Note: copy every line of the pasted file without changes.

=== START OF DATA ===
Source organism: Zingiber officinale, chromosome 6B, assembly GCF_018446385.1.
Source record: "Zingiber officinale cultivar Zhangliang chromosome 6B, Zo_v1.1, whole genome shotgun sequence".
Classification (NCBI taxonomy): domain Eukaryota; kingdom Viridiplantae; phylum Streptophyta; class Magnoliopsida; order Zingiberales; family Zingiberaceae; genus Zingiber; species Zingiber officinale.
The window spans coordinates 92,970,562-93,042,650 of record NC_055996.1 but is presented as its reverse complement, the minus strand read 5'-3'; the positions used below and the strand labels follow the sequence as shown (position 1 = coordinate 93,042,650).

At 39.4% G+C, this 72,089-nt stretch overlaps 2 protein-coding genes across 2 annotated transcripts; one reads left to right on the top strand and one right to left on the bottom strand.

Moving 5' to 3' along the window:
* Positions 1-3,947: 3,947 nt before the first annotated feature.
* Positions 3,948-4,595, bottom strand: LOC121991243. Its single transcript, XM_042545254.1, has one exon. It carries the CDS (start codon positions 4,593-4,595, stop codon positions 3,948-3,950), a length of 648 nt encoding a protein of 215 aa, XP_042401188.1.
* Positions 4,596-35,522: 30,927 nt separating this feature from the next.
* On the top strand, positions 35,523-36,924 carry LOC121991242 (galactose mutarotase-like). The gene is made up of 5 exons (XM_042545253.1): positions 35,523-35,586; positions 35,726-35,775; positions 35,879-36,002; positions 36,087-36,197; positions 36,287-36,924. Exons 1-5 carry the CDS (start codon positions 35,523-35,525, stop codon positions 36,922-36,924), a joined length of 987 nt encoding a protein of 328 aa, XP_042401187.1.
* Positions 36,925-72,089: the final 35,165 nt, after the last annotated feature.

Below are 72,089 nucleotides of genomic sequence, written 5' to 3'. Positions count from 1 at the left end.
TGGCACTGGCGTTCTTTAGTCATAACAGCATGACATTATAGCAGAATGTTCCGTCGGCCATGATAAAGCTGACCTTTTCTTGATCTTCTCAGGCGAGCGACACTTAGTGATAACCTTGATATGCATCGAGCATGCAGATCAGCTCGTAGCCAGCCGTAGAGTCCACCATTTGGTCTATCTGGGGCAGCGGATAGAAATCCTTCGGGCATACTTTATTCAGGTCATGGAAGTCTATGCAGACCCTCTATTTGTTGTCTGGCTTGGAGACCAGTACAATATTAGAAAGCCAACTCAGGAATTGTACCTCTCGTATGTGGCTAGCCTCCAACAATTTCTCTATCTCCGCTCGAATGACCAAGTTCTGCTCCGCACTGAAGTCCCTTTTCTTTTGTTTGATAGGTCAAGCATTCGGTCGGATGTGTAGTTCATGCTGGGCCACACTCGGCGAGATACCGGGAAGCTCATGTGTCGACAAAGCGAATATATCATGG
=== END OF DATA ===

Source organism: Zingiber officinale, chromosome 6B, assembly GCF_018446385.1.
Source record: "Zingiber officinale cultivar Zhangliang chromosome 6B, Zo_v1.1, whole genome shotgun sequence".
Classification (NCBI taxonomy): domain Eukaryota; kingdom Viridiplantae; phylum Streptophyta; class Magnoliopsida; order Zingiberales; family Zingiberaceae; genus Zingiber; species Zingiber officinale.
The window spans coordinates 92,970,562-93,042,650 of record NC_055996.1 but is presented as its reverse complement, the minus strand read 5'-3'; the positions used below and the strand labels follow the sequence as shown (position 1 = coordinate 93,042,650).

At 39.4% G+C, this 72,089-nt stretch overlaps 2 protein-coding genes across 2 annotated transcripts; one reads left to right on the top strand and one right to left on the bottom strand.

Moving 5' to 3' along the window:
* Positions 1-3,947: 3,947 nt before the first annotated feature.
* Positions 3,948-4,595, bottom strand: LOC121991243. Its single transcript, XM_042545254.1, has one exon. It carries the CDS (start codon positions 4,593-4,595, stop codon positions 3,948-3,950), a length of 648 nt encoding a protein of 215 aa, XP_042401188.1.
* Positions 4,596-35,522: 30,927 nt separating this feature from the next.
* On the top strand, positions 35,523-36,924 carry LOC121991242 (galactose mutarotase-like). The gene is made up of 5 exons (XM_042545253.1): positions 35,523-35,586; positions 35,726-35,775; positions 35,879-36,002; positions 36,087-36,197; positions 36,287-36,924. Exons 1-5 carry the CDS (start codon positions 35,523-35,525, stop codon positions 36,922-36,924), a joined length of 987 nt encoding a protein of 328 aa, XP_042401187.1.
* Positions 36,925-72,089: the final 35,165 nt, after the last annotated feature.

Below are 72,089 nucleotides of genomic sequence, written 5' to 3'. Positions count from 1 at the left end.
TGGCACTGGCGTTCTTTAGTCATAACAGCATGACATTATAGCAGAATGTTCCGTCGGCCATGATAAAGCTGACCTTTTCTTGATCTTCTCAGGCGAGCGACACTTAGTGATAACCTTGATATGCATCGAGCATGCAGATCAGCTCGTAGCCAGCCGTAGAGTCCACCATTTGGTCTATCTGGGGCAGCGGATAGAAATCCTTCGGGCATACTTTATTCAGGTCATGGAAGTCTATGCAGACCCTCTATTTGTTGTCTGGCTTGGAGACCAGTACAATATTAGAAAGCCAACTCAGGAATTGTACCTCTCGTATGTGGCTAGCCTCCAACAATTTCTCTATCTCCGCTCGAATGACCAAGTTCTGCTCCGCACTGAAGTCCCTTTTCTTTTGTTTGATAGGTCAAGCATTCGGTCGGATGTGTAGTTCATGCTGGGCCACACTCGGCGAGATACCGGGAAGCTCATGTGTCGACAAAGCGAATATATCATGG